The aim of this paper is to point out the significance of the school of 'Myth and Ritual' in some of the rabbinic rules related to Jerusalem. Usually, legends about Jerusalem have been treated separately from rules related to Jerusalem, though here the relationship between Halakha and a mythic legend is stressed.
It is well known that Jews in Antiquity believed that Jerusalem is the center of the world, the omphalos, an idea mentioned in the Bible, but elaborated in the Pseudepigrapha and Rabbinic later sources. So far, there has been no indication of Rabbinic ritual parallel to this myth, and consequently the Sitz im Leben of this myth has never been analyzed.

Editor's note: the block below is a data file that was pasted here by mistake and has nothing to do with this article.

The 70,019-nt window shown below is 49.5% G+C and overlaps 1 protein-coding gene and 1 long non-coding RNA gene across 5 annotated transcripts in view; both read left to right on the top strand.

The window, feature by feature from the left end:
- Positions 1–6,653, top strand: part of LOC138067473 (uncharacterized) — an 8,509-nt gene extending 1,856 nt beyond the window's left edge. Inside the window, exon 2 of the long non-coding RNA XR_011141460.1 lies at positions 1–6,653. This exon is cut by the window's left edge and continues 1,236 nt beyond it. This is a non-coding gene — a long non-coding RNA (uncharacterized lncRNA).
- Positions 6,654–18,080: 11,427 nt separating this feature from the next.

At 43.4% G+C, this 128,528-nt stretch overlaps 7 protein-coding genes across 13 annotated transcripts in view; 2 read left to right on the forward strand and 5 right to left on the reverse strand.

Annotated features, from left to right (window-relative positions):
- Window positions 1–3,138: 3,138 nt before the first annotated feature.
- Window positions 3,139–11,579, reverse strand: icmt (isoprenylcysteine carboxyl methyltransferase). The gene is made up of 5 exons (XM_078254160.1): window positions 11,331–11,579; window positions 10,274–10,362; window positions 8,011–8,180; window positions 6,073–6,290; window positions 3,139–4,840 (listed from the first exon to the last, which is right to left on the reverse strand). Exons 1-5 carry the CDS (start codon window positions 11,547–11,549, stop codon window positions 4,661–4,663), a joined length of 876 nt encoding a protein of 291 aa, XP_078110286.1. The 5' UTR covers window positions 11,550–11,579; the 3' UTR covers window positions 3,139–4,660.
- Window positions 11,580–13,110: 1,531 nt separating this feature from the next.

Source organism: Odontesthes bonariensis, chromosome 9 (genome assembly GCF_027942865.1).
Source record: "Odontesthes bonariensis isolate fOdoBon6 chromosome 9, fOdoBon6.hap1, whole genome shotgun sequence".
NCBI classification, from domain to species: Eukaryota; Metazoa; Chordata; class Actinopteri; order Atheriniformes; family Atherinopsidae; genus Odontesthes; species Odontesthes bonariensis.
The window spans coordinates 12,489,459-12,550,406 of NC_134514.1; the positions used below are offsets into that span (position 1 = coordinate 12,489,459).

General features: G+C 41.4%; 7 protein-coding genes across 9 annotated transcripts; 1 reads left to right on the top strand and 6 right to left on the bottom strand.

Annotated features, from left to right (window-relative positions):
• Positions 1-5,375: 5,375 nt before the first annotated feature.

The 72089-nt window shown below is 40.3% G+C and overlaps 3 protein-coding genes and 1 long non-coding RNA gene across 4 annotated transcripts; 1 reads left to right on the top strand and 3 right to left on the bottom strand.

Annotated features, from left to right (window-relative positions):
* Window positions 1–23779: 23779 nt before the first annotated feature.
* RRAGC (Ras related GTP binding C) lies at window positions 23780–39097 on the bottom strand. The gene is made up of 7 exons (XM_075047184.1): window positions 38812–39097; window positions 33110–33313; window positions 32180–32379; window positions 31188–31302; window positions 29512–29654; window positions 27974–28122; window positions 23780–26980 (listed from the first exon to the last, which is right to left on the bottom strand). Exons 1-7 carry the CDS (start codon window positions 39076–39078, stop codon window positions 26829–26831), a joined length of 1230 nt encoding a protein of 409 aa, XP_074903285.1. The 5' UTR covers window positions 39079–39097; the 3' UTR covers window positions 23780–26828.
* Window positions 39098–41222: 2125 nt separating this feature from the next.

Careful reading of the Halakhot of Ma'aser Sheni, Net'a Rebai, Pesah Sheni, and slaughtering cattle reveals the ties between the myth and the ritual. According to the Rabbinic Halakha on the one hand, and sectarian Halakha (Qumaran and Karaites), on the other hand, it is evident that these Halakhot were dependent on the distance from Jerusalem. That is, according to different rules the distance of a man from Jerusalem established the way he should practice (or should not), these Halakhot. The dependence of the Halakhot on the distance from Jerusalem, measured by a one-day journey from Jerusalem, two days, or three days, and marking them with circles on the map of the Land of Israel reflects the belief in the centrality of Jerusalem in the land (and naturally in the world), and shows the historical reality behind the myth.
last updated: October 28, 1996